# Backpropagation in simple Neural Network

I've been working on a simple neural network implemented in python. Currently, it seems to be learning, but unfortunately it doesn't seem to be learning effectively. The graph below shows the output of my neural network when trained over about 15,000 iterations, with 1000 training examples (it's trying to learn x2). The cost of the network also seems to always bottom out just over 0.41, and I can't get it any lower.

EDIT: I tried leaving the network to learn for a few hours, over probably several million or more iterations, and the two lines on the grah did seem to come together more, however, the cost refused to budge below 0.41-ish. I suspect the issue is with my implementation of the backpropagation algorithm, since the high value for cost given by my implementation seems to correspond with the seeming inaccuracy when the network is plotted on a graph.

However, my full code is below, in case I've missed something in other parts of the implementation.

import numpy as np
class neural_network:

def __init__(self,dimensions,nonlinear_function,nonlinear_function_derivative,seed=None):
if seed:
np.random.seed(seed)
self.g=nonlinear_function
self.g_dash=nonlinear_function_derivative
self.theta_one=2*np.random.random((dimensions,dimensions))-1
self.theta_two=2*np.random.random((dimensions+1,dimensions))-1
def predict(self,x):
self.a1=x
self.z2=np.dot(x,self.theta_one)
self.a2=np.concatenate((self.g(self.z2),np.ones((np.shape(self.z2),1))),axis=1)

self.z3=np.dot(self.a2,self.theta_two)
self.a3=self.g(self.z3)
return self.a3
def backprop(self,y,alpha,reg):
self.y=y
self.delta_three=self.a3-y
self.delta_two=np.dot(self.delta_three,self.theta_two.T)[::,:-1]*self.g_dash(self.z2)

self.Delta2=np.dot(self.a2.T,self.delta_three)
self.Delta1=np.dot(self.a1.T,self.delta_two)

self.theta_one_regularisation=(0.0001/len(self.a1))*self.theta_one
self.theta_two_regularisation=(0.0001/len(self.a1))*self.theta_two

def cost(self,reg):
self.j=(1/len(self.a1))*np.sum(np.sum(-self.y*np.log(self.a3)-(1-self.y)*np.log(1-self.a3),1))
self.j+=(reg/len(self.a1))*(sum(sum(self.theta_one**2,2))+sum(sum(self.theta_two**2,2)))
return self.j
def train(self,inPut,outPut,alpha,reg):
self.predict(inPut)
self.backprop(outPut,alpha,reg)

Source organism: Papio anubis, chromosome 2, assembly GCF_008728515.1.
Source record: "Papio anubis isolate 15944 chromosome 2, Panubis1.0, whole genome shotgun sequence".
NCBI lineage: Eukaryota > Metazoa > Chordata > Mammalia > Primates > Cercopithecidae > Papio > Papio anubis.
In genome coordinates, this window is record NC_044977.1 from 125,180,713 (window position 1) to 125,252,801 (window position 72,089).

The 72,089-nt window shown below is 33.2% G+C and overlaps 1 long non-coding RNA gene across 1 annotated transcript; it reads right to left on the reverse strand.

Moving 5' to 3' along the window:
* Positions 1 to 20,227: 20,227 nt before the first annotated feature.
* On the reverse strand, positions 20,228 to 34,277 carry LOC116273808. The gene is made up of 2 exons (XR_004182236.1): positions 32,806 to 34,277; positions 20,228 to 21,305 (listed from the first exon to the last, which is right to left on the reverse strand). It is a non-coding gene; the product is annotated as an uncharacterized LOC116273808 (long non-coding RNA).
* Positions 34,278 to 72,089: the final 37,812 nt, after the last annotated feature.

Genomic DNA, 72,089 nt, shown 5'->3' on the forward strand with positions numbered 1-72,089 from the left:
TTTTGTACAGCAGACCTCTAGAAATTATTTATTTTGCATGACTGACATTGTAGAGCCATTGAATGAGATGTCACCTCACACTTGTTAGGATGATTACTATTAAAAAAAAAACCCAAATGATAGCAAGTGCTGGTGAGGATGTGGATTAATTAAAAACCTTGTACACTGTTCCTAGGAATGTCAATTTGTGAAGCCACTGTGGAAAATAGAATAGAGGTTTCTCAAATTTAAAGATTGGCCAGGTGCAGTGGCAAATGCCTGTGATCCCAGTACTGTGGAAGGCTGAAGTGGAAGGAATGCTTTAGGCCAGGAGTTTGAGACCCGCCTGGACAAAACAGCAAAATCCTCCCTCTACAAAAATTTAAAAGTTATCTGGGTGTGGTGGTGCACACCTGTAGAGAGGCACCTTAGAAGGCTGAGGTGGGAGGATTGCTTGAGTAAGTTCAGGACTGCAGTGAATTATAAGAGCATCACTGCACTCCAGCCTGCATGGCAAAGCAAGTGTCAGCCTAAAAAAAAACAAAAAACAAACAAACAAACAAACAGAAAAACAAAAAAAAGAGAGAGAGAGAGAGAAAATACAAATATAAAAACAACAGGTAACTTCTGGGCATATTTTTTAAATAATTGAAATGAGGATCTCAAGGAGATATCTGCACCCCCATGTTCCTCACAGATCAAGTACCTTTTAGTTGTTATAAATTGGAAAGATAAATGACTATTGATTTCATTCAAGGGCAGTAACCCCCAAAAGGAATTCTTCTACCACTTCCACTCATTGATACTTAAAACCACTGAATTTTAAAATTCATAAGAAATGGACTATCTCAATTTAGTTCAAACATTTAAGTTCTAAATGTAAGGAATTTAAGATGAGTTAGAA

Can anyone offer any feedback on my implementation, and whether the backprop algorithm is 'correct'?

EDIT:

Below is the testing code that I am using (just put after the neural network code in the same file). I realise that it is extremely messy, and contains many examples of bad practice, but it seems to work (however inelegantly). I have tested extensively with different hyperparameters, not just the ones used in the code below, and I have not been able to get the cost down below 0.41-ish, which does seem pretty poor. If anyone can find hyperparameters which would decrease the minimum bound on the cost significantly, that would also basically answer my question.

np.seterr(all='raise')

def plot():
plt.clf()
plt.plot([i/100 for i in range(100)],[net.predict(np.array([[1,f/100]])) for f in range(100)])
plt.plot([i/100 for i in range(100)],[((f/100)**2) for f in range(100)])
plt.pause(0.05)
import random
net=neural_network([2,400,1],lambda x:1/(1+np.exp(-x)),lambda x:(1/(1+np.exp(-x)))*(1-(1/(1+np.exp(-x)))))

count=0

import matplotlib.pyplot as plt
plt.ion()
r=[i/1000 for i in range(1,1000)]
inp=np.array([[1,f] for f in r])
outp=np.array([[f**2] for f in r])

net.predict(inp)

while True:
count+=1

net.train(inp,outp,1,0.001)
if count%100==0:

print(net.cost(0.001))
plot()

• Hey, I currently read your question as your code doesn't work as intended. Does this work as intended, but non-optimally? Or is there a problem that prevents your code from outputting the correct answer? – Peilonrayz Nov 3 '16 at 16:53
• @JoeWallis The network appears to be learning, but as can be seen in the graph, it's pretty bad at it. I'm wondering if anyone can suggest any improvements to it that would improve its learning, whether that is through pointing out an algorithmic error that I have made, or suggesting an improvement somewhere else. – penalosa Nov 3 '16 at 16:58
• The consensus in chat seems to be that "correctness" in neural networks is not binary, so asking for improvements in accuracy should be allowable. – 200_success Nov 3 '16 at 17:31
• Please actually add your full code. That includes your training set and the activation function as well as the network dimensions you chose. – Ext3h Nov 8 '16 at 13:57
• You can use gradient checking for debugging purpose(you can read more here) – AmirHossein May 1 '17 at 6:14